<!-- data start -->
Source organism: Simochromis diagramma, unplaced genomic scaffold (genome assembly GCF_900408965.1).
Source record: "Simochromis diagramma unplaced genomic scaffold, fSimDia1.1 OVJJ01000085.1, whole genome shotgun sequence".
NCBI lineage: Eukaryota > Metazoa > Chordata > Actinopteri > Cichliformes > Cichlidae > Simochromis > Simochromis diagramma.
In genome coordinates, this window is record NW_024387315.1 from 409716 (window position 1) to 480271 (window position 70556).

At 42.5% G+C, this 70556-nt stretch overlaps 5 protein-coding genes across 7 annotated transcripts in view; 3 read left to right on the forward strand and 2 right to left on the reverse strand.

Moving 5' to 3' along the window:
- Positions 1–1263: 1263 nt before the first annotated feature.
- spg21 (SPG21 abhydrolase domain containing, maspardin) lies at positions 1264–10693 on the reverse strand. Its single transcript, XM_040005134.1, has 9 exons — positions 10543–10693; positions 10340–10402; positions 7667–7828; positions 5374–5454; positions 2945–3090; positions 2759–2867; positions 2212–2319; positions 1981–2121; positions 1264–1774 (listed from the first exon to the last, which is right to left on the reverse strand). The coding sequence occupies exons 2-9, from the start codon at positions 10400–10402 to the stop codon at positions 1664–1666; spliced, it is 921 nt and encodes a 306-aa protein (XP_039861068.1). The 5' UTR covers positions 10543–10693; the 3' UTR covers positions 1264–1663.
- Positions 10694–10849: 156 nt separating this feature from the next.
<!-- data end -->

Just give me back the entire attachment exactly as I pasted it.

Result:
Source organism: Simochromis diagramma, unplaced genomic scaffold (genome assembly GCF_900408965.1).
Source record: "Simochromis diagramma unplaced genomic scaffold, fSimDia1.1 OVJJ01000085.1, whole genome shotgun sequence".
NCBI lineage: Eukaryota > Metazoa > Chordata > Actinopteri > Cichliformes > Cichlidae > Simochromis > Simochromis diagramma.
In genome coordinates, this window is record NW_024387315.1 from 409716 (window position 1) to 480271 (window position 70556).

At 42.5% G+C, this 70556-nt stretch overlaps 5 protein-coding genes across 7 annotated transcripts in view; 3 read left to right on the forward strand and 2 right to left on the reverse strand.

Moving 5' to 3' along the window:
- Positions 1–1263: 1263 nt before the first annotated feature.
- spg21 (SPG21 abhydrolase domain containing, maspardin) lies at positions 1264–10693 on the reverse strand. Its single transcript, XM_040005134.1, has 9 exons — positions 10543–10693; positions 10340–10402; positions 7667–7828; positions 5374–5454; positions 2945–3090; positions 2759–2867; positions 2212–2319; positions 1981–2121; positions 1264–1774 (listed from the first exon to the last, which is right to left on the reverse strand). The coding sequence occupies exons 2-9, from the start codon at positions 10400–10402 to the stop codon at positions 1664–1666; spliced, it is 921 nt and encodes a 306-aa protein (XP_039861068.1). The 5' UTR covers positions 10543–10693; the 3' UTR covers positions 1264–1663.
- Positions 10694–10849: 156 nt separating this feature from the next.